Women’s rights and climate change


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Women’s rights and climate change

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Women’s rights and climate change

Author Bogdan Góralski

Human gender issues outrage public opinion all over the world. In my book entitled Man and climate, I present the impact of climate change on our civilization. In this article I raise the issue of women’s rights in the context of climate change.

As Krzysztof Szymborski describes in his book entitled Political animal (Szymborski K. (2011), Political animal, Polityka’s Library), great apes maintain a clear cultural division distinguishing the sexes from each other. Females take care of the offspring, and males fight for territories and females.
Differences in social functions result from the struggle for existence and, unacknowledged, behavior
species. Evolution has transformed apes morphologically into humans, but the social sex characteristics of human herds generally remain unchanged. Climate changes, movements of plant vegetation zones and the resulting migrations of anthropoids and later human groups played a major role in human evolution (Góralski B. (2014) Notes on the evolution of mammals in the context of climate change, available at Eioba.pl). As a result, the civilizational framework of human groups developed – human culture. This culture differed between human groups formed in warm and cold climates.
The warm climate promoted greater individuality – it was easier for a small group to survive in the more friendly environment of a limited fishing ground. In these smaller human groups, where, in addition to hunting, gathering was also practiced, every person counted, including women who were skilled at collecting – a culture of gender equality was created.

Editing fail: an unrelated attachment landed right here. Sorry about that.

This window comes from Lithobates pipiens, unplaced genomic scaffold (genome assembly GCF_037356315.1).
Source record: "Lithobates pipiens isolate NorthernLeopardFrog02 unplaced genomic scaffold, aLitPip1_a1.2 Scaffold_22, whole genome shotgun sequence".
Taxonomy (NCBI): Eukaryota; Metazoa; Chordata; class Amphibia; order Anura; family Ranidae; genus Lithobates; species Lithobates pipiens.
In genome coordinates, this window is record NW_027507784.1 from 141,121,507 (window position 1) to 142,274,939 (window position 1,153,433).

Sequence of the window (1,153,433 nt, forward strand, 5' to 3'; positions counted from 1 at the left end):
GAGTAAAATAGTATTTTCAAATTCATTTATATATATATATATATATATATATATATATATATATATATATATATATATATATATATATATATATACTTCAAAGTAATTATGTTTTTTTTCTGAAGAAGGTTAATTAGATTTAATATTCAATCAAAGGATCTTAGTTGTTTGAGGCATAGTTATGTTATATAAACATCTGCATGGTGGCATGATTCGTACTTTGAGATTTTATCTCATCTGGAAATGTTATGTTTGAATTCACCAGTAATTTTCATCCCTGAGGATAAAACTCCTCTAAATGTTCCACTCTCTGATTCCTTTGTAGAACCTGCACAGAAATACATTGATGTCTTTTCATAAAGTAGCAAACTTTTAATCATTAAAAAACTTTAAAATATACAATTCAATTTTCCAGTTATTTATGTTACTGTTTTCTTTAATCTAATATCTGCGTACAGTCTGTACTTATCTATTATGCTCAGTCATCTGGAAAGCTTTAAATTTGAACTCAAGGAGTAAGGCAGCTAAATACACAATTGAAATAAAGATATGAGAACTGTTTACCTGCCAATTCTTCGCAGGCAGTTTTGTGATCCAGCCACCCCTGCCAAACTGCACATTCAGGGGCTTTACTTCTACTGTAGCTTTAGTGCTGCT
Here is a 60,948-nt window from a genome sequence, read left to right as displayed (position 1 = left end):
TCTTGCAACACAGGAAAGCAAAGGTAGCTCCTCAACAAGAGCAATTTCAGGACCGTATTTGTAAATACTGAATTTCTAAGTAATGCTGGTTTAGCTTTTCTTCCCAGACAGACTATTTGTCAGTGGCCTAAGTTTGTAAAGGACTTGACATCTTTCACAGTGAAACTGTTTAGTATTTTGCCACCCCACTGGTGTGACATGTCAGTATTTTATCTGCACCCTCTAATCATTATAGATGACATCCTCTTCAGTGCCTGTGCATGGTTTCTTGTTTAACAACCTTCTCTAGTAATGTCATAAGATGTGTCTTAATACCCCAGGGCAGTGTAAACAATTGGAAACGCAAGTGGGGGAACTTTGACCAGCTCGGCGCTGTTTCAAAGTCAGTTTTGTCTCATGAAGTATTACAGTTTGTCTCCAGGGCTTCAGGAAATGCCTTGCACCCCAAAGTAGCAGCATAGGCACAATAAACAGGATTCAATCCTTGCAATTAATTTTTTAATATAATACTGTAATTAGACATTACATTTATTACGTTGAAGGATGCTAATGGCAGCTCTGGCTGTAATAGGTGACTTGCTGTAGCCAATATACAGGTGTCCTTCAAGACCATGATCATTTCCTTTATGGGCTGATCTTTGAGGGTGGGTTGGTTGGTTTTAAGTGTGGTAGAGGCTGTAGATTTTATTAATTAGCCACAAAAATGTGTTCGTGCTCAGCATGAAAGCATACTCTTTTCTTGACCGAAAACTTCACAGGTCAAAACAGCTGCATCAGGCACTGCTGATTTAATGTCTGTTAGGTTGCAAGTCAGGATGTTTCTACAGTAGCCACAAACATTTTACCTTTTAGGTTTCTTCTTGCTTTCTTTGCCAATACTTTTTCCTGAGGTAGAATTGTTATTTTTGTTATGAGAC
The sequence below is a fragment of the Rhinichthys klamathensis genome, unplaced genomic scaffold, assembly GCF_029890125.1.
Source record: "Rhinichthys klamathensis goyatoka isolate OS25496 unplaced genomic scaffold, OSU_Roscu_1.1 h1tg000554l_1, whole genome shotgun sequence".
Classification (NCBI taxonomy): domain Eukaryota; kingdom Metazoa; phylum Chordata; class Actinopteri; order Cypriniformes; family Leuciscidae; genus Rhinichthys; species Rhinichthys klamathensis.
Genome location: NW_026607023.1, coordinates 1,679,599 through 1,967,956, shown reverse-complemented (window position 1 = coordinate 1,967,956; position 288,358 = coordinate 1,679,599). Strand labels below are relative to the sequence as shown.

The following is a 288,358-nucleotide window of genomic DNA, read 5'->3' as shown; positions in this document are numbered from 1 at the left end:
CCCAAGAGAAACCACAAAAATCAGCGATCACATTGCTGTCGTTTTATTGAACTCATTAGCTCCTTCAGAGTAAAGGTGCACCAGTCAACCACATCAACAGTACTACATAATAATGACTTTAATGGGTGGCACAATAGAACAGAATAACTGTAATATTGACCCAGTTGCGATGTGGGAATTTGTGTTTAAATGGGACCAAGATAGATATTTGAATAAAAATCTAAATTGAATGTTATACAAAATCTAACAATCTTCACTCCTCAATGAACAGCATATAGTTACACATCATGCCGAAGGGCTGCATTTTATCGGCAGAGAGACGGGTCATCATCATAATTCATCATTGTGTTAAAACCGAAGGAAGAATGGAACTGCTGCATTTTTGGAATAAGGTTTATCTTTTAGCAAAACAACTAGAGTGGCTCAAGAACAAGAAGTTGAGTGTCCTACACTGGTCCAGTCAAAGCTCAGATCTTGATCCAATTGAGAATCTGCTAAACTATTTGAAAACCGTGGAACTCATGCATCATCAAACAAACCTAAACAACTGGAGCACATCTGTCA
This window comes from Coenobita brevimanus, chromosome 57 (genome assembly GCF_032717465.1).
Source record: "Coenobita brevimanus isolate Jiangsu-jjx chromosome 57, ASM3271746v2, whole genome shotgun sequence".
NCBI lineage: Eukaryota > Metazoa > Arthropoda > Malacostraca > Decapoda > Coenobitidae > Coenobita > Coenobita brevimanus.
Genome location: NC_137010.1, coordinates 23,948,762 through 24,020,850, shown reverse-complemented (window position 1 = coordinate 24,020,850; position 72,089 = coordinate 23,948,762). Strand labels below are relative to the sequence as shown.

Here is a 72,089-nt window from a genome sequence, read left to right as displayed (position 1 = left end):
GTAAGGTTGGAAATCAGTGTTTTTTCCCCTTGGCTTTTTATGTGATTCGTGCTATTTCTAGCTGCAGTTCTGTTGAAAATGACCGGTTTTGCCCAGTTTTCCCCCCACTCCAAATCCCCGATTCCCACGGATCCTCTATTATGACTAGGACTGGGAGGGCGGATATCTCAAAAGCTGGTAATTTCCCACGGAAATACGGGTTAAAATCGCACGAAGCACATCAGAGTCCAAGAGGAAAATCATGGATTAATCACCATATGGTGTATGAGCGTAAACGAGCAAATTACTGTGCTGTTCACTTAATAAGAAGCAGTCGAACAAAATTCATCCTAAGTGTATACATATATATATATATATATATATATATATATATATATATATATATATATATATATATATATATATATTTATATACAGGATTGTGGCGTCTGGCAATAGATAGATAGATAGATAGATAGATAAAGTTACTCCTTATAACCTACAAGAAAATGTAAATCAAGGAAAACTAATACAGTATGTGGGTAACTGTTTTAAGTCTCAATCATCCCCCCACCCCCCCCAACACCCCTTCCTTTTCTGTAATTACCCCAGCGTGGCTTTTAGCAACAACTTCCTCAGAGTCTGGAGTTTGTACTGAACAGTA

The cold climate favored larger teams able to hunt large animals that provided most of the group’s food. In these groups, existence depended on the successful hunting of a group of men – a culture of male predominance was created.
Both of these cultures, formed over hundreds of millennia, have survived to this day along with the genes of their representatives and differentiate modern societies in terms of the rights of women and men (Góralski B. (2013), Man and climate, available in the CEON Repository).

Climate change and economic development.

Fertile soils formed in the foreland of Pleistocene glaciers, which began to be used for agriculture during the Holocene climate warming, which resulted in a new type of human culture – life of groups of farmers in permanent residences. Agricultural populations grew in numbers because new workers were constantly needed to cultivate new areas of land. Women giving birth to children were valued. Research by a German sociologist (Richard Grunberger (1987) Social History of the Third Reich, PIW) indicates that in agricultural families cultivating small plots of land, most of the work is done by women. Due to greater responsibility for the well-being of the family, women’s rights in developing agricultural populations were respected. Women had equal rights.